Thursday, April 7, 2011

An Expensive Way to Save Money

So, the impending government shutdown is taking all the headlines.  And so it should.

But not for the "one-liners" and political jabs that it's used for.  Or for the catchy news program with shock-music to go along with a neat graphic to display on the tube.

You see, I think the real story of the government shutdown is how expensive it's going to be.  That's right.  I think it's going to cost more to shut down than it would to keep it going.

First, unemployment.  Reported here, in the event of a government shutdown, federal employees who are furloughed due to the shutdown may collect unemployment insurance.  That's 800,000 people.  Let's just say that the typical payment per week is $400 for unemployment.  That's $320,000,000 per week.  Just for relativity's sake, a monthly unemployment check for all government employees would be $1.2 billion dollars.  On top of this, while some might not term government employment high-value employment (thinking of Doc Henderson), it is of some value.  That value is lost for the public at large.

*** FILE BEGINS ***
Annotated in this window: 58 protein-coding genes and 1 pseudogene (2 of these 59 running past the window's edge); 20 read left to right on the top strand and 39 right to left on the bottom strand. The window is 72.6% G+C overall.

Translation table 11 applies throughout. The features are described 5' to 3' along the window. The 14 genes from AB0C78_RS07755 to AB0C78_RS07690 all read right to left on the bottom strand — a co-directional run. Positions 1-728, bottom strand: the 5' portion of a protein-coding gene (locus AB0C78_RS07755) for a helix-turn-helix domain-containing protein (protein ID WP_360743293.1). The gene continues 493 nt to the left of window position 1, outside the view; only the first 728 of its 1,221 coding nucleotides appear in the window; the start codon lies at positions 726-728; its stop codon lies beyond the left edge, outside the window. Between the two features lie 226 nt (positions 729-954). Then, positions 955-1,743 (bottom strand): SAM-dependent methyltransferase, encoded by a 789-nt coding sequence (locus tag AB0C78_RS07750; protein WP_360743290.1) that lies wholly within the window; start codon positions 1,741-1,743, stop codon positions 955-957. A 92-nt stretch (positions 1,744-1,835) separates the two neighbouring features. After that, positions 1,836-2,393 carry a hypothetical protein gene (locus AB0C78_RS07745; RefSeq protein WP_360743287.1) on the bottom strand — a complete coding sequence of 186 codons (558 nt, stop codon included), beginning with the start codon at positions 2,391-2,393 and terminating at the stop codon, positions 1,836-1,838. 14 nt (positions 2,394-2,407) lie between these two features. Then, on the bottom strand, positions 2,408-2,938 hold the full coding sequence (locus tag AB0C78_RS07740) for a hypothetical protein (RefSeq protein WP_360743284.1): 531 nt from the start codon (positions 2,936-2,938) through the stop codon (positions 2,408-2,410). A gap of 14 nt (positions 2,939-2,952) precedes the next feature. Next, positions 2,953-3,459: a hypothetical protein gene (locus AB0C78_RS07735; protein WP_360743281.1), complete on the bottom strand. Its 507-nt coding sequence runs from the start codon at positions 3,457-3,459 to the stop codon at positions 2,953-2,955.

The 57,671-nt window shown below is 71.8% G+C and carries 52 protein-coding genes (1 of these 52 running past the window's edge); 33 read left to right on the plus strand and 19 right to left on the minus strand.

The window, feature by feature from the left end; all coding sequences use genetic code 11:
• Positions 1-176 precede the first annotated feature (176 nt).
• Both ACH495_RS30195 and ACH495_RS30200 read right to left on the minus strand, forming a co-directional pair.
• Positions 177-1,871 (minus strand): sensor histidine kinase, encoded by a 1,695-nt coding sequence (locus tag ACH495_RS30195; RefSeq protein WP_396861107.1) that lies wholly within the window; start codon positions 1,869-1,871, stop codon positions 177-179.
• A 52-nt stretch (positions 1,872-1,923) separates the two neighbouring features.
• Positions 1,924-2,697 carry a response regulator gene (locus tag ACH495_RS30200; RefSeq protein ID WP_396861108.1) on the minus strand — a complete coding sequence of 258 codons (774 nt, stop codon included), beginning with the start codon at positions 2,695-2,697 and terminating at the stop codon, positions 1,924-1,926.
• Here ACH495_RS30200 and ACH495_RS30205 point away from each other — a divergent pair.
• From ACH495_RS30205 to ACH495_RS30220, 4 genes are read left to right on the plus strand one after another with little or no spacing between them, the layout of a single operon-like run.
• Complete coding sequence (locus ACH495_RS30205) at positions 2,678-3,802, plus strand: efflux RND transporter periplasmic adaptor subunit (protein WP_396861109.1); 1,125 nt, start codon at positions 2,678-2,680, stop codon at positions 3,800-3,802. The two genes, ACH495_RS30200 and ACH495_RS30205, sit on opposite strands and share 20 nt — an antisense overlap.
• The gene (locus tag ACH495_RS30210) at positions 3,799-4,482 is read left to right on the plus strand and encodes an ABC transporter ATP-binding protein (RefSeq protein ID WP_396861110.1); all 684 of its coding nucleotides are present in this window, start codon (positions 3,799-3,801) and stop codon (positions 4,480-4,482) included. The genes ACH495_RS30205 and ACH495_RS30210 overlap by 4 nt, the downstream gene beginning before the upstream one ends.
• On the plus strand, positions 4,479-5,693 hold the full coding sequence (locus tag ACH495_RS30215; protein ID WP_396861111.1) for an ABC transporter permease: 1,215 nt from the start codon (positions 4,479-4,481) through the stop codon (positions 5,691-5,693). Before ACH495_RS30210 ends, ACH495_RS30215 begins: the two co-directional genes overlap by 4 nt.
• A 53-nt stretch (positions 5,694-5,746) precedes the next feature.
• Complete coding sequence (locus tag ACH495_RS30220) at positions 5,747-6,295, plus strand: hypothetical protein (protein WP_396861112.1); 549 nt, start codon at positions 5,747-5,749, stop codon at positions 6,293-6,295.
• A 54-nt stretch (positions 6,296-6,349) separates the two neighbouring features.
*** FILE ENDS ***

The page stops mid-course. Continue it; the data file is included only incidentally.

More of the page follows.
According to the Bureau of Labor, there are about 2 million civilian employees, excluding the Postal Service.  That's a weekly $800 million and a $3.2 billion unemployment paycheck, respectively.  Makes the 800,000 seem conservative.

Second, the work doesn't stop.  While the workers might, the work continues to accrue.  So, either one of two things happen (or maybe both).  Either the work never gets done due to a lack of time, or the work accrued during the shutdown has to be accomplished during overtime.  If this is the case, then the public will actually pay more for the same work and get nothing better in return.  Awesome.

Third, the federal government is the Nation's largest employer.  How do you think spending habits will change?  Assume you lost your job.  Would you spend the same or would you live on as little as possible?  My guess is that, being the Nation's largest employer, the shutdown will have a negative impact on an already fragile economy.  The shorter the shutdown the better, but if this goes long, I think we're in trouble.

To give Doc Henderson his due, there might be some benefit to the shutdown.  If some of those government employees see the government as an unstable employer (just live in fantasy land for just a moment), then they might leave government service and find work elsewhere in a higher-value job.  Thus, society is better off.

But don't count on it.


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